U.S. president Donald J. Trump hands the Presidents Cup trophy to U.S. team Captain Steve Stricker. Photo: Bill Streicher/USA Today Sports
U.S. president Donald J. Trump hands the Presidents Cup trophy to U.S. team Captain Steve Stricker. Photo: Bill Streicher/USA Today Sports
The U.S. team raise the Presidents Cup trophy at Liberty National Golf Course on Sunday. Photo: Bill Streicher/USA TODAY Sports
The U.S. team raise the Presidents Cup trophy at Liberty National Golf Course on Sunday. Photo: Bill Streicher/USA TODAY Sports

JERSEY CITY, United States - The United States polished off a 19-11 Presidents Cup win on Sunday over a battling International team whose fate was sealed over three punishing prior days.

Victory was in the bag when Daniel Berger went 3-up with three to play against South Korean Kim Si-Woo -- assuring himself of at least half a point to go with the half-point gained by Kevin Chappell against Marc Leishman in the first match of the day.

By the time Berger wrapped up his 2 & 1 victory over Kim, victories for Aussie Jason Day and Japan's Hideki Matsuyama were irrelevant and it was certain that US President Donald Trump would be presenting the trophy to the home side on Sunday evening.

Trump arrived at Liberty National Golf Club -- which lies in the shadow of the Statue of Liberty some 30 miles from his home at his Trump National Bedminster resort -- just in time to see the Americans seal the win. 

He watched from the glass-walled clubhouse at the 14th green, before becoming the first sitting US president to present the trophy.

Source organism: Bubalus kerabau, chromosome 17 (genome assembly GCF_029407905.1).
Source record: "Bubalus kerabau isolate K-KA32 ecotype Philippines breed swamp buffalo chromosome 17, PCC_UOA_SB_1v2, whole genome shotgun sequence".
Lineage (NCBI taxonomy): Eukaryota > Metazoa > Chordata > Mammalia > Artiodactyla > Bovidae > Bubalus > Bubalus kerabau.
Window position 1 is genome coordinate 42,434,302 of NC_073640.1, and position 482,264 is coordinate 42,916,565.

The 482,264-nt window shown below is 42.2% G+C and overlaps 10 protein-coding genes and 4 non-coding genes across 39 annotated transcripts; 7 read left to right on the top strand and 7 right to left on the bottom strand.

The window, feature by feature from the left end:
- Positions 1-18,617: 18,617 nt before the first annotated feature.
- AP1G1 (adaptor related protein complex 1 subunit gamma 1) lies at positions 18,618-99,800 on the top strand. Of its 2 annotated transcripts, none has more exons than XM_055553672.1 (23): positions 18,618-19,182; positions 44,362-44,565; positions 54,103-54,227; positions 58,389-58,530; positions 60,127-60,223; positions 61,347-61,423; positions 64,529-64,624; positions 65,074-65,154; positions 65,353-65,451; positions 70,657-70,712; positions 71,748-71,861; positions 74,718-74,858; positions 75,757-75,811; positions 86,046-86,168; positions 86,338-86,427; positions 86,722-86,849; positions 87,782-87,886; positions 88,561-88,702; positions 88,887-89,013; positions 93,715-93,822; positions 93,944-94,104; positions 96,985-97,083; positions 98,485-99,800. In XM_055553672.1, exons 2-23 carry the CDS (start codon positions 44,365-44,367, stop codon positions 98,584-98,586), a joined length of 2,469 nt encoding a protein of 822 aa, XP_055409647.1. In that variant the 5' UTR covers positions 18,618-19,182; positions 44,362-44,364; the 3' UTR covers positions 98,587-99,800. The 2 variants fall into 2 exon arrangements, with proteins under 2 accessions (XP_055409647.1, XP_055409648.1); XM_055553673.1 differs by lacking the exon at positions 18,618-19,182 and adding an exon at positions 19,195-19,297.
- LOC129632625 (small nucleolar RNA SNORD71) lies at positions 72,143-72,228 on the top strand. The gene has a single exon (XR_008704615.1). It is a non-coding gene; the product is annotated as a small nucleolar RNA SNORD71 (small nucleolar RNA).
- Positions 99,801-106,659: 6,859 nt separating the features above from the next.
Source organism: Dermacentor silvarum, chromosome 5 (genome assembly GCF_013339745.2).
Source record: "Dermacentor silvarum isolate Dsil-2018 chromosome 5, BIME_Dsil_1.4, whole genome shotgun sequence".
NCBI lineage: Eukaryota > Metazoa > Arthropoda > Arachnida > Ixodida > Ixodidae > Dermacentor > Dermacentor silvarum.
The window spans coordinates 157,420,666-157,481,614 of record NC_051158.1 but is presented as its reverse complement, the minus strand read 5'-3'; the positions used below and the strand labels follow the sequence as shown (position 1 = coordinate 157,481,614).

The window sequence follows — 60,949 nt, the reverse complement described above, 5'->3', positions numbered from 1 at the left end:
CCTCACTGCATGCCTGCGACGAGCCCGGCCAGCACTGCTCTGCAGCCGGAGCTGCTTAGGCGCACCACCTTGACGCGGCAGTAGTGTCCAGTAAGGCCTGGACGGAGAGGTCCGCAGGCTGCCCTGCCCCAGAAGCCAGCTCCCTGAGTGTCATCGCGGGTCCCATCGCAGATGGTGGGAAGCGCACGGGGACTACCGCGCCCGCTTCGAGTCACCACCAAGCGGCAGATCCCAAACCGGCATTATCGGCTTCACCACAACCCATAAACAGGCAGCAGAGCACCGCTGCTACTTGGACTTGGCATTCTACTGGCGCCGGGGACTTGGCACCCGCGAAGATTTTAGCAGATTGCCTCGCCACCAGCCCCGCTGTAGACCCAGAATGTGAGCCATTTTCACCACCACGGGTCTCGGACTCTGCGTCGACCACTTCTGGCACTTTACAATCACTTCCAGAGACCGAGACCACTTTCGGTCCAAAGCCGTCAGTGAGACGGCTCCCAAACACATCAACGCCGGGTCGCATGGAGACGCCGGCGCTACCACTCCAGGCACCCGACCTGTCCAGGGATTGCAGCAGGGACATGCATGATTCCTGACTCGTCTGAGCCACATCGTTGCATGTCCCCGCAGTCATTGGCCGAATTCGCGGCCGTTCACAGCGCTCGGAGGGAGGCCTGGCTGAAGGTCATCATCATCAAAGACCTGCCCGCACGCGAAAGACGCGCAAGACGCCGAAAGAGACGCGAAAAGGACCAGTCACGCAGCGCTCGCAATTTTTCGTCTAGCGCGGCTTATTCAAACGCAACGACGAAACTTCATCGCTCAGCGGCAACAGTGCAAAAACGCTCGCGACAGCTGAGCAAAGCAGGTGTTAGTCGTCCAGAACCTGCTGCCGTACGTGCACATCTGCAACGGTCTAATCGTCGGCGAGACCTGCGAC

"What a feeling," said Berger, who was informed by US captain Steve Stricker at the 16th that the United States had clinched it.

The Americans set themselves up for a stress-free Sunday by thrashing the internationals over 18 foursomes and fourball matches -- allowing them just two wins over the first three days.

The US led by 11 points overnight and needed just a point on Sunday to claim a seventh straight Cup.

"They came in here riding a ton of momentum and a ton of confidence," Stricker said of his players, who included the winners of the last three major championships. "It was about getting out of their way."

World number one Dustin Johnson halved his final match with South African Branden Grace long after the Cup was decided.

"It was really weird being out there today, like knowing there was no chance of losing," Johnson said. "I don't know how to explain it but it was like I was playing golf with my buddies or something."

Patrick Reed also felt the lack of the usual Sunday adrenaline.

"It was different but at the same time it was kind of satisfying," he said, "because of how well we played leading into today."

The Internationals, who won their only title back in 1998 and played to a draw in 2003, were hoping for more after a narrow defeat in South Korea two years ago.

"This team had more buzz going for it at the start of this week than any other team I've ever been on," said International captain Nick Price. "We thought we had a great game plan, but unfortunately it just didn't pan out for us."

In the end their only satisfaction was denying the US bid to become the first team to win every session. The Internationals won six matches on Sunday and halved three.

Price admitted his team "had our noses rubbed in it this week" but praised their rebound on Sunday, which assistant captain Ernie Els showed "serious character".

World number three Matsuyama, noticeably out-of-sorts over the first three days, produced a 3 & 1 victory over US star Justin Thomas -- who out-gunned him in the final round of the PGA Championship in August.

Jhonattan Vegas of Venezuela defeated British Open champion Jordan Spieth 2 & 1 -- Spieth's third singles defeat in three Presidents Cup appearances.

Among the US winners on the final day, five-time major-winner Phil Mickelson downed Canadian Adam Hadwin 2 & 1 in his 100th match for the United States in Presidents Cup and Ryder Cup play.

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